What some people seem to be worried about is the possibility of a culture of coercion (typically regarded as leftist) that aims at making people conform to a specific view about sex and race. If there were such a culture or system of coercion that aimed at making people accept claims about race and gender using threats as “evidence”, then there would certainly be ad baculums being deployed.
I certainly will not deny that there are some people who do use ad baculums to try to persuade people to believe claims about sex and race. However, there is the reasonable question of how much this actually impacts discussions of race and gender. There is, of course, the notion that the left has powerful machinery in place to silence dissent and suppress discussions of race and sex that deviate from their agenda. There is also the notion that this view is a straw man of the reality of the situation.
One point of reasonable concern is considering the distinction between views that can be legitimately regarded as warranting negative consequences (that is, a person gets what she deserves for saying such things) and views that should be seen as legitimate points of view, free of negative consequences. For example, if I say that you are an inferior being who is worthy only of being my servant and unworthy of the rights of a true human, then I should certainly expect negative consequences and would certainly deserve some of them.
Since I buy into freedom of expression, I do hold that people should be free to express views that would be regarded as sexist and racist. However, like J.S. Mill, I also hold that people are subject to the consequences of their actions. So, a person is free to tell us one more thing he knows about the Negro, but he should not expect that doing so will be free of consequences.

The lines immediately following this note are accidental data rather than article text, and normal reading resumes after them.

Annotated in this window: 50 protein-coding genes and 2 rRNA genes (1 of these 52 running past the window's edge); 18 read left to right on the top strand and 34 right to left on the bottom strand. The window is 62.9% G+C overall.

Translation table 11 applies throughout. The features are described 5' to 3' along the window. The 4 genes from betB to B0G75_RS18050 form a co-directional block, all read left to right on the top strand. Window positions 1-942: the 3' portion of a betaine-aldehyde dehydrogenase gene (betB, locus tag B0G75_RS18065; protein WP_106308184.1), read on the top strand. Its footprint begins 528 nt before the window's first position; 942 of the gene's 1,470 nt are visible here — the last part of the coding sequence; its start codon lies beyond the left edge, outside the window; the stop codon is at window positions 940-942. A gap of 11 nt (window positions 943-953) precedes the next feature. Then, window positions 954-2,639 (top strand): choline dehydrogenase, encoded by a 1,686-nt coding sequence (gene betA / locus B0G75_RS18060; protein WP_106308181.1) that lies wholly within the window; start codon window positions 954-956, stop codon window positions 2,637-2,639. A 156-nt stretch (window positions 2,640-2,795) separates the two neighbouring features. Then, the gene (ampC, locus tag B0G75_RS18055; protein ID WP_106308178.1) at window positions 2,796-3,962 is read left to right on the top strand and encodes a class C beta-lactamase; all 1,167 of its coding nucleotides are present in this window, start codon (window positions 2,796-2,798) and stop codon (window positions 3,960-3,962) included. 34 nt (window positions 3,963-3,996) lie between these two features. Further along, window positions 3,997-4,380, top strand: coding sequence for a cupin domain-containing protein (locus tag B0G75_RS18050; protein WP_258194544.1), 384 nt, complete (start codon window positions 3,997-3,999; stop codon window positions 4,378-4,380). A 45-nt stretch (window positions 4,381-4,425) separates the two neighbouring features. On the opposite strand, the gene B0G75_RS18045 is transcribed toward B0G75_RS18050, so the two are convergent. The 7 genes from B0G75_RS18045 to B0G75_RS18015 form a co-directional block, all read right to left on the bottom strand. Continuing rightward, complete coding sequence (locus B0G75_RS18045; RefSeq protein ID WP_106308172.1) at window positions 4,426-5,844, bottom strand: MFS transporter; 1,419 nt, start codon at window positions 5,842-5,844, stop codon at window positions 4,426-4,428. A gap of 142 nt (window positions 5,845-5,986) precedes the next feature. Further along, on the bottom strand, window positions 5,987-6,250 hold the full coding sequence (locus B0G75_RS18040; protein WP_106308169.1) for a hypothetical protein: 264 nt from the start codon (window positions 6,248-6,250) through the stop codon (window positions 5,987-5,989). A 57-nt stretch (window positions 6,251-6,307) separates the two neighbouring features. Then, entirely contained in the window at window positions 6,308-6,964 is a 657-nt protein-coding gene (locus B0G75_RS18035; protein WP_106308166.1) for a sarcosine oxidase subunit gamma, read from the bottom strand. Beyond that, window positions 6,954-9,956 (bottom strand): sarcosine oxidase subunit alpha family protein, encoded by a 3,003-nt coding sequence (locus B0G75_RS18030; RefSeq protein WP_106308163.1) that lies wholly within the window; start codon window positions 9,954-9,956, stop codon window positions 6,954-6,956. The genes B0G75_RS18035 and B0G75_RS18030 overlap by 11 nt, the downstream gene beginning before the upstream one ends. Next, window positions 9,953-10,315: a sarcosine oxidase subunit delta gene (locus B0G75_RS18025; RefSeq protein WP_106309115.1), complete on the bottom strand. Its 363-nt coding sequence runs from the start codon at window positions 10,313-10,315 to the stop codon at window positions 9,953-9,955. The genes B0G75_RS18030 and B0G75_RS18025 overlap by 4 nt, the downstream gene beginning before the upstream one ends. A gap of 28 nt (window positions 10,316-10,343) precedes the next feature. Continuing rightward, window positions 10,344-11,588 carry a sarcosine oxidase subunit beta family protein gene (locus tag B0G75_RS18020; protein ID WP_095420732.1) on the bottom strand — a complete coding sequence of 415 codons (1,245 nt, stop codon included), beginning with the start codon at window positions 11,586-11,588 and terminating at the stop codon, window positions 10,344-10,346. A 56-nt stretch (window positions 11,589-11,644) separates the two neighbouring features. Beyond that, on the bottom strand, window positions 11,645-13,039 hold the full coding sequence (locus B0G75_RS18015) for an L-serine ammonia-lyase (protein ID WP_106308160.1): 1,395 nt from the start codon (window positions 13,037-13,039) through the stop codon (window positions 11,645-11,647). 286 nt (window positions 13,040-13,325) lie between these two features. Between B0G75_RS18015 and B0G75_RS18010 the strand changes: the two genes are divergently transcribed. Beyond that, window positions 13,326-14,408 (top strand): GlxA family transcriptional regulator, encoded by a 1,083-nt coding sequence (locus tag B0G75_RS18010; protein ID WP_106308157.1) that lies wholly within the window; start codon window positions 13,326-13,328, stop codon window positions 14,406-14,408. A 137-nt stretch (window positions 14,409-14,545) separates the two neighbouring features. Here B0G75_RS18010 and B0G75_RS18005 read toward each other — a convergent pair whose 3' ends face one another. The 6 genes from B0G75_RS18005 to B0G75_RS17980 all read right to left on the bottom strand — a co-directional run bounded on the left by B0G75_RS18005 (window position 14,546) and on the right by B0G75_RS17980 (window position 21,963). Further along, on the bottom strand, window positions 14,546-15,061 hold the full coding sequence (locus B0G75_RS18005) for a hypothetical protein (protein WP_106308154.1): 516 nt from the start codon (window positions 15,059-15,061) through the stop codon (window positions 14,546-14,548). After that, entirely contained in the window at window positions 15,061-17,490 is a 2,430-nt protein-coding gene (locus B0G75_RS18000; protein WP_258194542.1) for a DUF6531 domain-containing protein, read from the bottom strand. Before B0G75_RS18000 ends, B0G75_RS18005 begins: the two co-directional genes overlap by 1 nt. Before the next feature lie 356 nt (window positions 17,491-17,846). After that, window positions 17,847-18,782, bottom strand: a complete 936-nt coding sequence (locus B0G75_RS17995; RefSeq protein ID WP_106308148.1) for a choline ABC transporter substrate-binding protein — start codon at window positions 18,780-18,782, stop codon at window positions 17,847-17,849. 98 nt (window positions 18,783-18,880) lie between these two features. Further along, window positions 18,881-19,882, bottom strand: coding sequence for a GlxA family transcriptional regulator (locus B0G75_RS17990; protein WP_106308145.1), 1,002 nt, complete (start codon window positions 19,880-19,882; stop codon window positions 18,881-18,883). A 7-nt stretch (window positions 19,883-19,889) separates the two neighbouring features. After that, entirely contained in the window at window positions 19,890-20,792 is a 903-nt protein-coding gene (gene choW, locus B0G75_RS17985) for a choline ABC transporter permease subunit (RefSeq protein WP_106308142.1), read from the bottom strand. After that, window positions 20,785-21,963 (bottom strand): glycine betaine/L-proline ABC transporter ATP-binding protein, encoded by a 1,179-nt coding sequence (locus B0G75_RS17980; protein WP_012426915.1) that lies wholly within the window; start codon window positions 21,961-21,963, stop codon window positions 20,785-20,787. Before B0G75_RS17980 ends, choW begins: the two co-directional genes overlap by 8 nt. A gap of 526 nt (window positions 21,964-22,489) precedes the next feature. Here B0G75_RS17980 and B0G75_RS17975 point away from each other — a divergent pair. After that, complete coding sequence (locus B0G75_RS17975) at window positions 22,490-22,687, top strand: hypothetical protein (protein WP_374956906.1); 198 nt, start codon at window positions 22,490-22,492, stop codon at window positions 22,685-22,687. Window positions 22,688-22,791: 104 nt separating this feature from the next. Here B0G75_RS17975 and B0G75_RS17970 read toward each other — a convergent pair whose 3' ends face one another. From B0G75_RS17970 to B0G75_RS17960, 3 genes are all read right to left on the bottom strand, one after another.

There is also the way in which such views are considered. For example, if I were to put forth a hypothesis about gender role for scientific consideration and was willing to accept the evidence for or against my hypothesis, then this would be rather different than just insisting that women are only fit for making babies and sandwiches. Since I believe in freedom of inquiry, I accept that even hypotheses that might be regarded as racist or sexist should be given due consideration if they are properly presented and tested according to rigorous standards. For example, some claim that women are more empathetic and even more ethical than men. While that might seem like a sexist view, it is a legitimate point of inquiry and one that can be tested and thus confirmed or disconfirmed. Likewise, the claim that men are better suited for leadership might seem like a sexist view, it is also a legitimate point of inquiry and one that can presumably be investigated. As a final example, inquiring whether or not men are being pushed out of higher education is also a matter of legitimate inquiry—and one I have pursued.
If someone is merely spewing hate and nonsense, I am not very concerned if he gets himself into trouble. After all, actions have consequences. However, I am concerned about the possibility that scare tactics might be used to limit freedom of expression in the context of discussions about race and sex. The challenge here is sorting between cases of legitimate discussion/inquiry and mere racism or sexism.
As noted above, I have written about the possibility of sexism against men in current academics—but I have never been threatened and no attempt has been made to silence me. This might well be because my work never caught the right (or wrong) eyes or it might be because my claims are made as a matter of inquiry and rationally argued. Because of my commitment to these values, I am quite willing to consider examples of cases where sensible and ethical people have attempted to engage in rational and reasonable discussion or inquiry in regards to race or sex and have been subject to attempts to silence them. I am sure there are examples and welcome their inclusion in the comments section.